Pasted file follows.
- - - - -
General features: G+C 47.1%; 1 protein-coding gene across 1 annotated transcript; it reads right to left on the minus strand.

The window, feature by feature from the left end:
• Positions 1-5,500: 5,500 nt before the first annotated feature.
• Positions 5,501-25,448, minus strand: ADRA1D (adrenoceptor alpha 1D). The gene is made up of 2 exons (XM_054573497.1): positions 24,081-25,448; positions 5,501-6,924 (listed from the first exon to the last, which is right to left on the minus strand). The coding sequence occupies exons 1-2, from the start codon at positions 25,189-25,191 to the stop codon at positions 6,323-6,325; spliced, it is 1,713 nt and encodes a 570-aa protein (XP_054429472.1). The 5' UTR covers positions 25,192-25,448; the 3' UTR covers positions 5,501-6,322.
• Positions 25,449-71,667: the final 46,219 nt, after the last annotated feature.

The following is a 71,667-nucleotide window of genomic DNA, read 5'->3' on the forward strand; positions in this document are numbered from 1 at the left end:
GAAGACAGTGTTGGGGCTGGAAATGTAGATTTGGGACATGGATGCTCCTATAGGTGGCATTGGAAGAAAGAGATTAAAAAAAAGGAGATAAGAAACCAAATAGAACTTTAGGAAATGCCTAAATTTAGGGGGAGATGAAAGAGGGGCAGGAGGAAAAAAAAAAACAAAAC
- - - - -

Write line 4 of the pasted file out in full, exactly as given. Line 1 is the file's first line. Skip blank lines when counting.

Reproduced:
• Positions 5,501-25,448, minus strand: ADRA1D (adrenoceptor alpha 1D). The gene is made up of 2 exons (XM_054573497.1): positions 24,081-25,448; positions 5,501-6,924 (listed from the first exon to the last, which is right to left on the minus strand). The coding sequence occupies exons 1-2, from the start codon at positions 25,189-25,191 to the stop codon at positions 6,323-6,325; spliced, it is 1,713 nt and encodes a 570-aa protein (XP_054429472.1). The 5' UTR covers positions 25,192-25,448; the 3' UTR covers positions 5,501-6,322.